General Electric is set to make an improved offer for parts of French power-to-rail group Alstom by the end of the week, informed sources said on Wednesday.
The head of GE, Jeff Immelt, will visit Paris on Thursday and Friday to meet with government officials, the sources said, even though GE has declared it will not enter a bidding war with rivals Siemens and Mitsubishi.
But on Tuesday, as the German engineering group Siemens and Japanese firm Mitsubishi Heavy Industries laid out details of their offers for parts of Alstom, General Electric stepped up its campaign and indicated that it was ready to transfer its signalling business to Alstom's railway activities.
General Electrics's offer of 12.35 billion euros ($17 billion) for all of Alstom's power-generation business, is valid until Monday.
The sources said that Immelt would meet the French government, and Alstom's customers and trade unions, on Thursday and Friday.
GE has already sweetened its bid with an offer to create 1,000 jobs in France, and is running media advertisements explaining that it has been doing business in France for 100 years.
But Siemens and Mitsubishi Heavy Industries say that the terms of their offers combined are worth nearly 2.0 billion euros more.
When the Socialist government learnt that the board of Alstom, which also makes railway equipment and the French TGV high-speed train, was in advanced talks to sell the 70-percent of its business involved in power generation to GE, it objected that jobs and decision-making could be lost and encouraged Siemens to make a counter offer.
France hoped that a Siemens-Alstom tie-up would create a global-scale European group.
- Hollande's industrial policy in spotlight -
Initially, it looked as though Siemens might bid 10.5-11.0 billion euros for the power business and transfer its rail activities to Alstom.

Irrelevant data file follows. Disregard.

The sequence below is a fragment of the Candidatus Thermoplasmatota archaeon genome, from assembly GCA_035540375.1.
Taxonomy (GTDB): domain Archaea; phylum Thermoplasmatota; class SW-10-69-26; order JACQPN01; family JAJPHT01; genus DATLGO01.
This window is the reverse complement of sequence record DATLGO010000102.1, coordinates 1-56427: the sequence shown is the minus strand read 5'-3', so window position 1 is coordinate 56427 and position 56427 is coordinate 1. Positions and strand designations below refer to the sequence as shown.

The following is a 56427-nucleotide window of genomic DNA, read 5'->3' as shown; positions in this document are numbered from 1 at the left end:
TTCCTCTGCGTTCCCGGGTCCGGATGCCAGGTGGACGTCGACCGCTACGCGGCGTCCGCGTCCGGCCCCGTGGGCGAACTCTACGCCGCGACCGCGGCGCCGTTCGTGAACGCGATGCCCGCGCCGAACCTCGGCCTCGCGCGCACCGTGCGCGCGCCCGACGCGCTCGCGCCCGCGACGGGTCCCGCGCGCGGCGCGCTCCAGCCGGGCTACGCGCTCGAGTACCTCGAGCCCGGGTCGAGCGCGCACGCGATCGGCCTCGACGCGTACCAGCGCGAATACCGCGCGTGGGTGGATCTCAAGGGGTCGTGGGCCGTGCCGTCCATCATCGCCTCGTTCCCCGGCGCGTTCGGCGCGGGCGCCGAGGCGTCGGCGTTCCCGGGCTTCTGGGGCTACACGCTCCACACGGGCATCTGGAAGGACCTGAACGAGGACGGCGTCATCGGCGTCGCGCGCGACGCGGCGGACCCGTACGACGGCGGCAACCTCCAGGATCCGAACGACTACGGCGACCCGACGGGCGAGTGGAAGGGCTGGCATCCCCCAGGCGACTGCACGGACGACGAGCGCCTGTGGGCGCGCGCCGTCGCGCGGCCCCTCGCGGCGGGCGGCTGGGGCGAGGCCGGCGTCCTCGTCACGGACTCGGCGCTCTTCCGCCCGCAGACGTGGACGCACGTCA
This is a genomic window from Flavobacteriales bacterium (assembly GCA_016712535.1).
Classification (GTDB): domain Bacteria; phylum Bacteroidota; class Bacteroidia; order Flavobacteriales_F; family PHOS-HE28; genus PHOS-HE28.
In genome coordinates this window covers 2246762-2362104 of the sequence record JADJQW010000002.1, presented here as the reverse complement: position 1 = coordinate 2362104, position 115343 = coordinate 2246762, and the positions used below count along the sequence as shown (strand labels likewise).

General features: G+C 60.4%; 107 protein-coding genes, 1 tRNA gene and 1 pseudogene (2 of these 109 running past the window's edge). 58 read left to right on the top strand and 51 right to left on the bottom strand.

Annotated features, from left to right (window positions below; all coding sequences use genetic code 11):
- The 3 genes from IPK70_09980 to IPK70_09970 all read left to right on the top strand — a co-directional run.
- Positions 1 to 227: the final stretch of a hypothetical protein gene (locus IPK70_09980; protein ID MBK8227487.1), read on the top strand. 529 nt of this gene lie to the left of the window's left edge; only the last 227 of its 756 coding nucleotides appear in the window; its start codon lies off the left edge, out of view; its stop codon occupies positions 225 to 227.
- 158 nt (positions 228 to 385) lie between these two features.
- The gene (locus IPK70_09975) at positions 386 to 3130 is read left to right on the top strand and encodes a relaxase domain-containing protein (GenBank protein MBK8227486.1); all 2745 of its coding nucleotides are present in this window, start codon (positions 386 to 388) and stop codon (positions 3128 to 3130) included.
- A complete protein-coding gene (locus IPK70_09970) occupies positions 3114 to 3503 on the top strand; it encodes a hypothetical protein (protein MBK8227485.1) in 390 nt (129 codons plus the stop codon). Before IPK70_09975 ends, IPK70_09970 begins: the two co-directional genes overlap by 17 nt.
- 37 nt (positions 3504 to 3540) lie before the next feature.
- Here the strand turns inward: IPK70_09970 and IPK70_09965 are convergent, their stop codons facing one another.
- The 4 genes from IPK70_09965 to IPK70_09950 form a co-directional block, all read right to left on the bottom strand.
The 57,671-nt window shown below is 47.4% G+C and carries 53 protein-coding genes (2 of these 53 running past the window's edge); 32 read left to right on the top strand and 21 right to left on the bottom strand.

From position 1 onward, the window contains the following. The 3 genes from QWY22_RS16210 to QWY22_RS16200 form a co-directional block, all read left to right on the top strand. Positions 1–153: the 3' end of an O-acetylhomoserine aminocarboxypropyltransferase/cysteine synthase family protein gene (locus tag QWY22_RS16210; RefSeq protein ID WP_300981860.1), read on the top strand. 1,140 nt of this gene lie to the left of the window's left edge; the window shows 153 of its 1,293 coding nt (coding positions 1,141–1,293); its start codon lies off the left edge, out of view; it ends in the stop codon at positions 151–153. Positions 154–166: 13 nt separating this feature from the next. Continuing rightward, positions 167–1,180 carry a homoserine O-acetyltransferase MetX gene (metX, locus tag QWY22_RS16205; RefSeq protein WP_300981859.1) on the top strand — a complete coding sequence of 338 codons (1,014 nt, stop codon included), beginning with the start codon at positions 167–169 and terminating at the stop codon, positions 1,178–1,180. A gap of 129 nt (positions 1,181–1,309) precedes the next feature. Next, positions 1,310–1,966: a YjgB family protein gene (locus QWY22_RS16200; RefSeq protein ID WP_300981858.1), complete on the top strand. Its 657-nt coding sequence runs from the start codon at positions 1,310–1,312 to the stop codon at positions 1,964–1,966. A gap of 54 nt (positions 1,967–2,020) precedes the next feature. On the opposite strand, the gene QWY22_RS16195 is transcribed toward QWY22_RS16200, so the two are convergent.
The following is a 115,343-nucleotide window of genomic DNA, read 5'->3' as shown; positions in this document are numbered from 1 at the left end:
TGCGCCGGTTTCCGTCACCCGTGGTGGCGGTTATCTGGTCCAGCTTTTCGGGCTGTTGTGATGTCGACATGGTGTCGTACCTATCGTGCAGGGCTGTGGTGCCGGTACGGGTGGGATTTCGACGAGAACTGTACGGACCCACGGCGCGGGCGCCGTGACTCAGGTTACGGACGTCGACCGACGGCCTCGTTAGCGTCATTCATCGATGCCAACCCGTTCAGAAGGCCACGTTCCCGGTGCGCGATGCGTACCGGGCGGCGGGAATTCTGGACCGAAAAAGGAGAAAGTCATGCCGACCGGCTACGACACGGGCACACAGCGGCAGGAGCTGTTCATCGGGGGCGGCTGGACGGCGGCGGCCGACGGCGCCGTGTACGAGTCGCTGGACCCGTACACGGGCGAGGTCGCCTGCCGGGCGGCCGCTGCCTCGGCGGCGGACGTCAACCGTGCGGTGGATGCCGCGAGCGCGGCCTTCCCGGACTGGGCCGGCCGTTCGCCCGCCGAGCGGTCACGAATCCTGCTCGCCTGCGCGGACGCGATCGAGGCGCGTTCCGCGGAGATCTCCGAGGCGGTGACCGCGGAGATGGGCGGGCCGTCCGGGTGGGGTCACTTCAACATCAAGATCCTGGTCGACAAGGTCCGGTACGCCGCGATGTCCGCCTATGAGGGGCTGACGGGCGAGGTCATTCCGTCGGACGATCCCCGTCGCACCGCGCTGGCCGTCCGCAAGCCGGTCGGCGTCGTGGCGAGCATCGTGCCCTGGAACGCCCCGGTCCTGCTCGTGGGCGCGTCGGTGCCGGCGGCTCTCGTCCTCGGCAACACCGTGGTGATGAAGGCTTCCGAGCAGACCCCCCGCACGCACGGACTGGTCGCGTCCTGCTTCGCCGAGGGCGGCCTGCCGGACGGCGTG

But Siemens linked up with MHI, and the details which emerged on Tuesday show that Siemens would pay 3.9 billion euros to buy the gas turbine business, and MHI would be a minority shareholder in three joint ventures with Alstom. One of these would cover steam turbines used in nuclear power stations.
MHI would also buy a stake of 10 percent in Alstom from French group Bouygues which owns 29.3 percent, although Bouygues says it wants to retain the entire holding.
Analysts were sceptical, saying that the Siemens-MHI terms would break up Alstom, was unduly complex, and would leave MHI as both a partner for and rival to Alstom.
Siemens has a railway equipment division and has suggested putting this under the control of Alstom to form a leading world rail group. The latest signal from GE suggests that it too is looking to sweeten its offer by bolstering the rump of Alstom which would remain.
Until Alstom, a private stock-market listed company, was rescued with government support about 10 years ago, the French group also had a big shipbuilding division. It is now under financial pressure and says it is not big enough to compete in world markets for power stations, although earlier this year it had put part of its rail business up for sale.
GE and Siemens have both had talks with French President Francois Hollande for whom the fate of Alstom, a top name in French industry and a strategic supplier to the French power industry, is a hot issue.
Hollande has made rejuvenation of industry a centrepiece of a policy U-turn helping businesses and cut public spending in an effort to reduce a huge trade deficit and record unemployment.